February 2, 2010
STATE OF NEW JERSEY, PLAINTIFF-RESPONDENT,
ANDREW R. GARCIA, DEFENDANT-APPELLANT.
On appeal from the Superior Court of New Jersey, Law Division, Burlington County, Indictment No. 05-06-0841.
NOT FOR PUBLICATION WITHOUT THE APPROVAL OF THE APPELLATE DIVISION
Submitted January 4, 2010
Before Judges Lisa and Alvarez.
Tried to a jury, defendant was convicted of second-degree aggravated assault, N.J.S.A. 2C:12-1b(1), and third-degree endangering an injured victim, N.J.S.A. 2C:12-1.2. For the aggravated assault, defendant was sentenced in the third-degree range, see N.J.S.A. 2C:44-1f(2), to four years imprisonment, subject to an 85% parole disqualifier under the No Early Release Act, N.J.S.A. 2C:43-7.2. For endangering an injured victim, defendant was sentenced to three years imprisonment which, as required by N.J.S.A. 2C:12-1.2d, was ordered to be served consecutively to the aggravated assault sentence. All mandatory monetary assessments were imposed and defendant was ordered to pay restitution. On appeal, defendant argues:
THE TRIAL COURT'S FAILURE TO INSTRUCT THE JURY THAT CO-DEFENDANT MEGHAN [DIACZYNSKY]'S ENTRY INTO THE PRETRIAL INTERVENTION PROGRAM SHOULD NOT BE CONSIDERED AS SUBSTANTIVE EVIDENCE OF THE DEFENDANT'S GUILT CONSTITUTES PLAIN ERROR (NOT RAISED BELOW). POINT II THE TRIAL COURT ABUSED ITS DISCRETION IN DENYING THE DEFENDANT'S MOTION FOR A JUDGMENT OF ACQUITTAL ON COUNT FOUR CHARGING ENDANGERING AN INJURED VICTIM MADE AT THE END OF THE STATE'S CASE.
THE TRIAL COURT COMMITTED PLAIN ERROR IN ITS JURY CHARGE BY FAILING TO INSTRUCT THE JURY SUA SPONTE ON THE DEFENSE OF SELF-DEFENSE AND BY FAILING TO INCORPORATE THE FACTS OF THE CASE (NOT RAISED BELOW).
(A) THE TRIAL COURT COMMITTED PLAIN ERROR BY FAILING TO INSTRUCT THE JURY SUA SPONTE ON SELF DEFENSE (NOT RAISED BELOW).
(B) THE TRIAL COURT COMMITTED PLAIN ERROR BY FAILING TO INCORPORATE IN ITS JURY CHARGE THE FACTUAL CONTEXT THAT CONFRONTED THE DEFENDANT (NOT RAISED BELOW).
THE BASE CUSTODIAL SENTENCE OF 4 YEARS IMPOSED ON THE DEFENDANT'S CONVICTION FOR AGGRAVATED ASSAULT ON COUNT THREE WAS MANIFESTLY EXCESSIVE AND CONSTITUTED AN ABUSE OF JUDICIAL DISCRETION.
We reject these arguments and affirm.
On December 2, 2004, Mark Errichetti was repairing the roof on a building he owned in Burlington City. Thomas Roach was working with Errichetti. The building was one of ten rental properties Errichetti owned in Burlington City. Errichetti normally parked in a paved, fenced-in parking space behind the building, on which he had posted a "no parking" sign. On that date, however, when Errichetti arrived at the building, he found an SUV parked in the space. He parked his vehicle behind the SUV, thus blocking it in.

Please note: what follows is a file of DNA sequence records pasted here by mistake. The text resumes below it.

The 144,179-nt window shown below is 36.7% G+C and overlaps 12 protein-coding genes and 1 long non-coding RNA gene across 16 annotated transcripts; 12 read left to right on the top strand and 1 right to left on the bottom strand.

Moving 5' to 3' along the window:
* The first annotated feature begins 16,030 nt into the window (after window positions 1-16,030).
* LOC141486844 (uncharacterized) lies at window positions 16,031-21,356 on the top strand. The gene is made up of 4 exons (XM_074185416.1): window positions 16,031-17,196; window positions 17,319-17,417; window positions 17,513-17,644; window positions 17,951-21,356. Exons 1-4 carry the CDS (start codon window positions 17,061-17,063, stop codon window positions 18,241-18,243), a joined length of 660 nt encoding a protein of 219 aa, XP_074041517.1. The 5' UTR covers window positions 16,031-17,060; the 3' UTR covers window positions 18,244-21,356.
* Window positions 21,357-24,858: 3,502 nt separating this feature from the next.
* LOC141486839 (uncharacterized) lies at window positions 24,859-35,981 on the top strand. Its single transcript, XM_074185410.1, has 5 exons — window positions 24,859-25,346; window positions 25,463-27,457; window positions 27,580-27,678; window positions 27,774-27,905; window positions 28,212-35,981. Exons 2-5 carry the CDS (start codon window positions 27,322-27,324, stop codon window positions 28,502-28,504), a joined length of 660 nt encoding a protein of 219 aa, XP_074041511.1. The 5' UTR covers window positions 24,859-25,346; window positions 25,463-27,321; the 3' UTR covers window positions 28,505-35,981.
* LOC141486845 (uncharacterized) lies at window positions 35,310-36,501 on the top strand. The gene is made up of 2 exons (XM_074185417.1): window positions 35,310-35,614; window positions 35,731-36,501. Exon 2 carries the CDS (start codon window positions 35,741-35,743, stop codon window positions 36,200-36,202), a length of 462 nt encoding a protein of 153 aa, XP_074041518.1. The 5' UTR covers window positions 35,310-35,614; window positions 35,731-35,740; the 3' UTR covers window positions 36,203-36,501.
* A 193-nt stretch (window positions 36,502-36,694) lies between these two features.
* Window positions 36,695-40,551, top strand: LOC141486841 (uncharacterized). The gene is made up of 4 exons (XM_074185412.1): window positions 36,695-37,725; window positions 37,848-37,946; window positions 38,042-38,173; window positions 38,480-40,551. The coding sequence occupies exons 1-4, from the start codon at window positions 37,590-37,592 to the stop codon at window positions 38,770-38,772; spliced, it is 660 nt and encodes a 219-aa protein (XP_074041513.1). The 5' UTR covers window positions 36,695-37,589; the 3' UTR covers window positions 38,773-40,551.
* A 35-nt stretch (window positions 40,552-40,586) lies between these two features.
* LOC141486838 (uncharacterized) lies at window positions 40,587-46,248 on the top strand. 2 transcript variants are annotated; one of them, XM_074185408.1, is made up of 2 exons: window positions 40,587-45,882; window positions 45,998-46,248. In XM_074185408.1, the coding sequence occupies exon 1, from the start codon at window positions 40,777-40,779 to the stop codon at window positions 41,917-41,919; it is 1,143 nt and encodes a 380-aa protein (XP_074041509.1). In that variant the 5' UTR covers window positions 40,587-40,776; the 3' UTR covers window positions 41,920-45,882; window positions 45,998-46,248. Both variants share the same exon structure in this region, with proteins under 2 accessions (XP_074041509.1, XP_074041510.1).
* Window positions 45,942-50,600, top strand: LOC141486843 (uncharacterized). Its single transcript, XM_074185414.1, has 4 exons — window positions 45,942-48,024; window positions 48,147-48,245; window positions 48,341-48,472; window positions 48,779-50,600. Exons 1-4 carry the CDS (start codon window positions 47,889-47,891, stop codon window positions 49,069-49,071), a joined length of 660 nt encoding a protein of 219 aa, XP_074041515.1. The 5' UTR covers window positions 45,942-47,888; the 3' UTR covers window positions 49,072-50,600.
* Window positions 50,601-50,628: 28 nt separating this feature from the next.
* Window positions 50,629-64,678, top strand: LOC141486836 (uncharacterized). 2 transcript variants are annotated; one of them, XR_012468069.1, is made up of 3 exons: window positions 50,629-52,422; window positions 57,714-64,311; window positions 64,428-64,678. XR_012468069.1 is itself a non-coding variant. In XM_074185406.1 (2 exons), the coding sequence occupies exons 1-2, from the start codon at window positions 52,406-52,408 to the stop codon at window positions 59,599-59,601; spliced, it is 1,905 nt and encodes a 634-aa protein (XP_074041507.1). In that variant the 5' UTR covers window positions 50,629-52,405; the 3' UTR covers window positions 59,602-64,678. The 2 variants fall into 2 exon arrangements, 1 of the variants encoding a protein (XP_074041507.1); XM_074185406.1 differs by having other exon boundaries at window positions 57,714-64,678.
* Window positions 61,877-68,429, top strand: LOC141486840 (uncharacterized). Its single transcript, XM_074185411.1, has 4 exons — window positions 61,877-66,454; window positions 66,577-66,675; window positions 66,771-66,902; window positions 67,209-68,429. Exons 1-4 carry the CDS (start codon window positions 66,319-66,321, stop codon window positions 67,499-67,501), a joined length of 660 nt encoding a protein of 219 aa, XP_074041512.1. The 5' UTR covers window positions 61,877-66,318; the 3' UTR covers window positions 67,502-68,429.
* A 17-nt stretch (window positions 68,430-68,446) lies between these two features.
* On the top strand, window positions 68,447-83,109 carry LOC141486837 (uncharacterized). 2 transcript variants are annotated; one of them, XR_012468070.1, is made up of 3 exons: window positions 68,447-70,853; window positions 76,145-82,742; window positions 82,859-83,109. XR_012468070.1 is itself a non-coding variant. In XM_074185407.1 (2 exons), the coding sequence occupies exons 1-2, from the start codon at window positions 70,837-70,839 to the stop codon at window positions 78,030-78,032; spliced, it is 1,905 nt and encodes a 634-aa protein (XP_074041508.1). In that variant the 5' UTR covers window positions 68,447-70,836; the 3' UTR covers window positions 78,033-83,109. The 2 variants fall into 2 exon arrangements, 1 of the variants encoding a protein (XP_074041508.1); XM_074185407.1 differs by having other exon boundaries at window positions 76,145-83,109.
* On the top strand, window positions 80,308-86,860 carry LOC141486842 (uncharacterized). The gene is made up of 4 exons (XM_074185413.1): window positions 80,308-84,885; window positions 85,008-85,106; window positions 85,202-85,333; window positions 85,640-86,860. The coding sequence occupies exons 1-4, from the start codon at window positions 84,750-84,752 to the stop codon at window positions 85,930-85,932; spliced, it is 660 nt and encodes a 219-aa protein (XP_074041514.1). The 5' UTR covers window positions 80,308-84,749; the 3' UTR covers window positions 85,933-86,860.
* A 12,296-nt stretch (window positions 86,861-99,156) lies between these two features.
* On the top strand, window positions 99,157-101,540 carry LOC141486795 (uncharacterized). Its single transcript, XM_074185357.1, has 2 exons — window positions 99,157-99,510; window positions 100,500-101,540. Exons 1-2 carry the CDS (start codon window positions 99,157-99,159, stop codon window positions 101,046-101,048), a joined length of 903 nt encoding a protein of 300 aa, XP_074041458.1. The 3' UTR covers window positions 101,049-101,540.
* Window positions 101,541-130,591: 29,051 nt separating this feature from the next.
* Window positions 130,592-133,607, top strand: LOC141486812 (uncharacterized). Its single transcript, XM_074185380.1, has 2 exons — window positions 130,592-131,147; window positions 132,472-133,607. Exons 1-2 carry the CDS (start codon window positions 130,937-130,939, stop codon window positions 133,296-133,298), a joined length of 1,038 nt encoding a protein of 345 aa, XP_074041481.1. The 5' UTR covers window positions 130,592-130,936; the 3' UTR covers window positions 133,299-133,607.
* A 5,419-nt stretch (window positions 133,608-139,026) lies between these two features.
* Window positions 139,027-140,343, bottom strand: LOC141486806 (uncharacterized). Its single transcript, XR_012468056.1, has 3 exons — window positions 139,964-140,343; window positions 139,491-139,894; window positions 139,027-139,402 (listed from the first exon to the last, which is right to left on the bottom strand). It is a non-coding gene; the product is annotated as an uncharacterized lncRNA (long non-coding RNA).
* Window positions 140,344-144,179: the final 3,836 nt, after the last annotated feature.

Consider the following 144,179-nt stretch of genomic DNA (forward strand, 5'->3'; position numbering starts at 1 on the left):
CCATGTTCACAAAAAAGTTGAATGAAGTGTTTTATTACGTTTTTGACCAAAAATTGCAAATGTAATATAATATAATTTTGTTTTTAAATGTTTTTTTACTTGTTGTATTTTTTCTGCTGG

The SUV belonged to Megan Diaczynsky, who was then defendant's girlfriend. She had gone to the area to pick up defendant, who was staying with his mother, who in turn was staying with a tenant in one of Errichetti's buildings.
Defendant went to a store in the neighborhood to transact business. Diaczynsky went to her SUV, intending to drive it around the block and pick up defendant. When she found her SUV blocked in, an exchange occurred between her and Errichetti.
Errichetti admonished Diaczynsky for parking in the space. Defendant then came to the scene and asked Errichetti to move his vehicle.
The participants in this interaction gave differing versions of the particular statements made and language used. However, what happened next is that Errichetti moved his vehicle, and Diaczynsky backed her SUV out of the parking space, after which Errichetti parked in the space. While Diaczynsky remained in the SUV, a heated exchange occurred between defendant and Errichetti, with both men screaming at each other in close quarters. According to defendant, he turned around to leave, but Errichetti walked closely behind him, continuing to yell. Defendant said he turned around, Errichetti pushed his face away with his hand, and defendant then punched Errichetti once in the neck with his left hand. Diaczynsky agreed that Errichetti pushed defendant, but she testified that defendant punched Errichetti twice in the face with his right hand. Errichetti claimed he did not hit or push defendant, but acknowledged that he may have "arm brushed" defendant as he attempted to leave immediately prior to being hit. Roach was climbing down the ladder when the physical altercation occurred, and he did not see defendant hit Errichetti.
Errichetti claimed that before he was hit he believed defendant had a pipe in his hand. Defendant denied this, and no other witness saw a pipe or any other weapon. The police did not recover any pipe or other weapon, and concluded that no weapon was used in the assault.